Coca-Cola leverages mobile relationships to support active lifestyle initiative
Coca-Cola is leveraging a strong mobile relationship with younger consumers built over time to boost an important company initiative around encouraging healthy lifestyles.
The soft drink giant?s newly unveiled Just Dance Now mobile game is available in European markets through QR codes on 250 ml cans of Coca-Cola, Diet Coke and Coke Zero and ties in with a release of wearable fitness and sleep monitors. The campaign is the beverage maker?s latest effort to tap mobile and entertainment content to expand its connection with consumers.
?Coca-Cola is again leading the charge by using mobile as a brand strategy to stay relevant to its consumers,? said Sheryl Kingstone, research director with Boston-based Yankee Group. ?It's also fusing mobile, fitness and music to promote a healthy lifestyle.
?Coca-Cola demonstrated strong success using mobile as a customer engagement mechanism,? she said. ?They understand that their products don't necessarily promote a healthy lifestyle, but by using value-added mobile games as a campaign strategy coupled with promoting an active lifestyle.?
A Coca-Cola representative could not be reached for comment by press time.
The campaign targets obesity in particular and comes amid this week?s Clinton Global Initiative meeting in New York, where Coca-Cola and other members of the American Beverage Association set a goal to reduce beverage calories consumed per person by 20 percent by 2020.
App home page in Apple App Store.
The Balance Calories Initiative encourages people to balance all of their calories ? including those from beverages ? with daily physical activity. An article on Coca-Cola?s Web site called the campaign the single-largest voluntary effort by an industry to help consumers manage their beverage calories and encourage physical activity by leveraging the beverage companies' greatest strengths in marketing, innovation and distribution.
This multi-year initiative will be underscored by an industry-led program, "Mixify,? that focuses on helping teens and their families improve their understanding of how to balance their calories by being more mindful of all the calories they consume and getting more active. The Alliance for a Healthier Generation will also utilize its resources to complement this campaign by promoting moderation and physical activity.
The beverage companies will retain an independent, third-party evaluator, in conjunction with the Alliance, to track progress and interim benchmarks toward their commitments.
Coca-Cola provides a range of sizes of its products, including more than 200 reduced, low- or no- calorie choices in North America.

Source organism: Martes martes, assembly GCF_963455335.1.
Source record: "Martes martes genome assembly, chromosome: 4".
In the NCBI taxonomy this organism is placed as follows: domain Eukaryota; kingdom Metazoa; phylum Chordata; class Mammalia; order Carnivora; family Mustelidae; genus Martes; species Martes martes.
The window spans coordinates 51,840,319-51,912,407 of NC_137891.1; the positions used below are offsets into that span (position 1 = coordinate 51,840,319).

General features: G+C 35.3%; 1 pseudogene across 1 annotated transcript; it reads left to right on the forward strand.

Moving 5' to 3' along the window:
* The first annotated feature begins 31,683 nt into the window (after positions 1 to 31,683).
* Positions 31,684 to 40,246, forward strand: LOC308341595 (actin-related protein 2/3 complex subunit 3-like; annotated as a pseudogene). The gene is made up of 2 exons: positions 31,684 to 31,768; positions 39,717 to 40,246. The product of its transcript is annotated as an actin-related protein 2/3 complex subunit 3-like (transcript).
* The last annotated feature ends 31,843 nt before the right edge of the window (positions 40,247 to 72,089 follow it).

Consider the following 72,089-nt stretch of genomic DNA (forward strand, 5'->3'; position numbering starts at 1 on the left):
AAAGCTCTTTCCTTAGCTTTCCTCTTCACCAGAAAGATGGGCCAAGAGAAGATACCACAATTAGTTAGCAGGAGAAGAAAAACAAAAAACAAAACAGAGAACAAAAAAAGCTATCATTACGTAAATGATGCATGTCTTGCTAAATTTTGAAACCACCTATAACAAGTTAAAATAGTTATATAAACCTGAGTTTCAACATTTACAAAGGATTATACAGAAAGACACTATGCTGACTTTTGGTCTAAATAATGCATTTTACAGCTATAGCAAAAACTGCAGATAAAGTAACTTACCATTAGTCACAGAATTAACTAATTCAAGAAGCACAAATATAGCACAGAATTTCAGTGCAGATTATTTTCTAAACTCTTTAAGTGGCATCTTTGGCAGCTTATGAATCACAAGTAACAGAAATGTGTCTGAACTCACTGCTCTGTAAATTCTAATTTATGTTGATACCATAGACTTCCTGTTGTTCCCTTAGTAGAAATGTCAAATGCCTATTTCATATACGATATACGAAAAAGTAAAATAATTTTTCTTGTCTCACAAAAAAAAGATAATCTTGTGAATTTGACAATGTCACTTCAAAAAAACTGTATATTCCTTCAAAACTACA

On its Web site, Coca-Cola said being more physically active is one of the most important things people can do for their health and happiness. The company said it has at least one physical activity program in every country where it operates.
Users of the Just Dance Now game application use a phone as a controller. After launching the game on www.justdancenow.com, on any connected screen, participants follow the dancers on the screen and use their iPhone or iPod touch to track their moves and score their dance.
Players also can use their iPad as their connected screen: they launch the app on their iPhone or iPod touch. Then they go to www.justdancenow.com on a connected screen, or launch the Just Dance Now app on their iPad as well.
Users can launch the game on www.justdancenow.com, on any connected screen.
There is no limit to the number of players. One can either play solo or dance with friends and family.
The app, developed by Ubisoft, includes a social dance cam, which lets iPhone/iPod touch users record their friends dancing and then share the video on Facebook at the end of the session. Participants can browse a song catalogue to plan a dance session.
Coke has been building engagement with younger consumers for some time, recently using music to expand its connection with the group.
In June, it launched a campaign in China that put lines from popular songs on bottles of soda, allowing for on-demand access to content and creating a shareable experience via popular social application WeChat.
Each Lyric Coke bottle featured a QR code that could be scanned to activate a short clip featuring the lyric on that bottle. The animated musical clips were designed specifically to be shareable in social media, and were being positioned as a whole new way to consume music ? the shareable musical soundbite .
?Coca-Cola creates an aura of an image that is aligned with their target audience,? Yankee Group?s Ms. Kingstone said. ?The goal is not to sell more Coca-Cola, but strengthen the brand using strategies their customers want: Mobile and Music.?
Michael Barris is staff reporter on Mobile Marketer, New York.